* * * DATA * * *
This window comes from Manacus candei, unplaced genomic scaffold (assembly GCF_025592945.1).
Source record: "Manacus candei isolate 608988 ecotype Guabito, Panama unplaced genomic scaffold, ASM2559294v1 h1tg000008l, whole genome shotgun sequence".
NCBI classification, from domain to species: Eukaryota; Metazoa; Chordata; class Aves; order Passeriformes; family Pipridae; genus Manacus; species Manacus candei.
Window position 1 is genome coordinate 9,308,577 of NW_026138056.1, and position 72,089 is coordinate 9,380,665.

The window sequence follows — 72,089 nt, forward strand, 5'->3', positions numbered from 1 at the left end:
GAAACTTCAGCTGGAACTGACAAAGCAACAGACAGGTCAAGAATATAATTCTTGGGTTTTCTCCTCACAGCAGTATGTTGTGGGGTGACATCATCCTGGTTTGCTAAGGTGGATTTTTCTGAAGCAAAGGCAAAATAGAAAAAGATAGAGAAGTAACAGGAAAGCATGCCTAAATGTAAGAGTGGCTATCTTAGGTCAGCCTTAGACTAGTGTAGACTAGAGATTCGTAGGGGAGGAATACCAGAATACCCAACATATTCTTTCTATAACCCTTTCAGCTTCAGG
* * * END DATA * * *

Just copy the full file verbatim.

This window comes from Manacus candei, unplaced genomic scaffold (assembly GCF_025592945.1).
Source record: "Manacus candei isolate 608988 ecotype Guabito, Panama unplaced genomic scaffold, ASM2559294v1 h1tg000008l, whole genome shotgun sequence".
NCBI classification, from domain to species: Eukaryota; Metazoa; Chordata; class Aves; order Passeriformes; family Pipridae; genus Manacus; species Manacus candei.
Window position 1 is genome coordinate 9,308,577 of NW_026138056.1, and position 72,089 is coordinate 9,380,665.

The window sequence follows — 72,089 nt, forward strand, 5'->3', positions numbered from 1 at the left end:
GAAACTTCAGCTGGAACTGACAAAGCAACAGACAGGTCAAGAATATAATTCTTGGGTTTTCTCCTCACAGCAGTATGTTGTGGGGTGACATCATCCTGGTTTGCTAAGGTGGATTTTTCTGAAGCAAAGGCAAAATAGAAAAAGATAGAGAAGTAACAGGAAAGCATGCCTAAATGTAAGAGTGGCTATCTTAGGTCAGCCTTAGACTAGTGTAGACTAGAGATTCGTAGGGGAGGAATACCAGAATACCCAACATATTCTTTCTATAACCCTTTCAGCTTCAGG